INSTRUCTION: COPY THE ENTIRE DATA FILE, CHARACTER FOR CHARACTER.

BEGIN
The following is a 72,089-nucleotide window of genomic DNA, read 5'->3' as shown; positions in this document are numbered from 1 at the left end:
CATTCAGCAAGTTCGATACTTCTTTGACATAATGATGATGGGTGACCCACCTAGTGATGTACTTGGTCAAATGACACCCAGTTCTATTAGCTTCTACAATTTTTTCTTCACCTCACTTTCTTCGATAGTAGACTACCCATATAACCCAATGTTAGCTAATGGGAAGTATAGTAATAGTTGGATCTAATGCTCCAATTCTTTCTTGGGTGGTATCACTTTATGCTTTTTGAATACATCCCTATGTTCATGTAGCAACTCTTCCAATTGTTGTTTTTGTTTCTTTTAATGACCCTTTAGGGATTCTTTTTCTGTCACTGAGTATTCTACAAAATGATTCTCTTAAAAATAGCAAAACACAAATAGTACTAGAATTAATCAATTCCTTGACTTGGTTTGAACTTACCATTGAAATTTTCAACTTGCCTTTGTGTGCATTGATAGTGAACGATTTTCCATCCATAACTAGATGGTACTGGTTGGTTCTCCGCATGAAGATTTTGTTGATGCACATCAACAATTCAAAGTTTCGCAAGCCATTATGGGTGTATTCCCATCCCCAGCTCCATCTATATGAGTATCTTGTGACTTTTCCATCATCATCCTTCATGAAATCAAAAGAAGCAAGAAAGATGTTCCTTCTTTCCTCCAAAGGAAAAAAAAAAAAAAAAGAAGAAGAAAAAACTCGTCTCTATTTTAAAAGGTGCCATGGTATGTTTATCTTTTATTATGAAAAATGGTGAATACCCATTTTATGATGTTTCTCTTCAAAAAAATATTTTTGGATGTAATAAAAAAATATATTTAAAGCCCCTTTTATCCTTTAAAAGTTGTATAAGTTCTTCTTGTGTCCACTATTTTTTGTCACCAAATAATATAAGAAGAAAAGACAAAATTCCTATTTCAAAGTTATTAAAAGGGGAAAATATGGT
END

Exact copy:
The following is a 72,089-nucleotide window of genomic DNA, read 5'->3' as shown; positions in this document are numbered from 1 at the left end:
CATTCAGCAAGTTCGATACTTCTTTGACATAATGATGATGGGTGACCCACCTAGTGATGTACTTGGTCAAATGACACCCAGTTCTATTAGCTTCTACAATTTTTTCTTCACCTCACTTTCTTCGATAGTAGACTACCCATATAACCCAATGTTAGCTAATGGGAAGTATAGTAATAGTTGGATCTAATGCTCCAATTCTTTCTTGGGTGGTATCACTTTATGCTTTTTGAATACATCCCTATGTTCATGTAGCAACTCTTCCAATTGTTGTTTTTGTTTCTTTTAATGACCCTTTAGGGATTCTTTTTCTGTCACTGAGTATTCTACAAAATGATTCTCTTAAAAATAGCAAAACACAAATAGTACTAGAATTAATCAATTCCTTGACTTGGTTTGAACTTACCATTGAAATTTTCAACTTGCCTTTGTGTGCATTGATAGTGAACGATTTTCCATCCATAACTAGATGGTACTGGTTGGTTCTCCGCATGAAGATTTTGTTGATGCACATCAACAATTCAAAGTTTCGCAAGCCATTATGGGTGTATTCCCATCCCCAGCTCCATCTATATGAGTATCTTGTGACTTTTCCATCATCATCCTTCATGAAATCAAAAGAAGCAAGAAAGATGTTCCTTCTTTCCTCCAAAGGAAAAAAAAAAAAAAAAGAAGAAGAAAAAACTCGTCTCTATTTTAAAAGGTGCCATGGTATGTTTATCTTTTATTATGAAAAATGGTGAATACCCATTTTATGATGTTTCTCTTCAAAAAAATATTTTTGGATGTAATAAAAAAATATATTTAAAGCCCCTTTTATCCTTTAAAAGTTGTATAAGTTCTTCTTGTGTCCACTATTTTTTGTCACCAAATAATATAAGAAGAAAAGACAAAATTCCTATTTCAAAGTTATTAAAAGGGGAAAATATGGT